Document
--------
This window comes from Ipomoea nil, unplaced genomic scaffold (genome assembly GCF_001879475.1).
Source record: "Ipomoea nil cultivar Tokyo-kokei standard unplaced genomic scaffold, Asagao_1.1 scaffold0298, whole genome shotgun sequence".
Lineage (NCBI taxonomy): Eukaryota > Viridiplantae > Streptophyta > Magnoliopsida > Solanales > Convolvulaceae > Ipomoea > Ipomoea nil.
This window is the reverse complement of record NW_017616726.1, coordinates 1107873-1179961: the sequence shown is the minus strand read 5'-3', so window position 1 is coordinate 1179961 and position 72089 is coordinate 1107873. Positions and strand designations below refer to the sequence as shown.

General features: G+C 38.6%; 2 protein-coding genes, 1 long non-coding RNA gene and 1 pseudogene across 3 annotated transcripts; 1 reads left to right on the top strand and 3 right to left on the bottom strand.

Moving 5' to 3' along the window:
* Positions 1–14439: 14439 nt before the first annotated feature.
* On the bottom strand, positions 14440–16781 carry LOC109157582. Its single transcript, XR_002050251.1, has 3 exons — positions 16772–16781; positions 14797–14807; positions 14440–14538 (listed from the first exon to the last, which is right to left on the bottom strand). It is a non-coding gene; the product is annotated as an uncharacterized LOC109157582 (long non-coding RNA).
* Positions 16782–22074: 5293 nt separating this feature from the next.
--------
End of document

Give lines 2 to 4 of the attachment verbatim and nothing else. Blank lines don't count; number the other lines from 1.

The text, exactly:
Source record: "Ipomoea nil cultivar Tokyo-kokei standard unplaced genomic scaffold, Asagao_1.1 scaffold0298, whole genome shotgun sequence".
Lineage (NCBI taxonomy): Eukaryota > Viridiplantae > Streptophyta > Magnoliopsida > Solanales > Convolvulaceae > Ipomoea > Ipomoea nil.
This window is the reverse complement of record NW_017616726.1, coordinates 1107873-1179961: the sequence shown is the minus strand read 5'-3', so window position 1 is coordinate 1179961 and position 72089 is coordinate 1107873. Positions and strand designations below refer to the sequence as shown.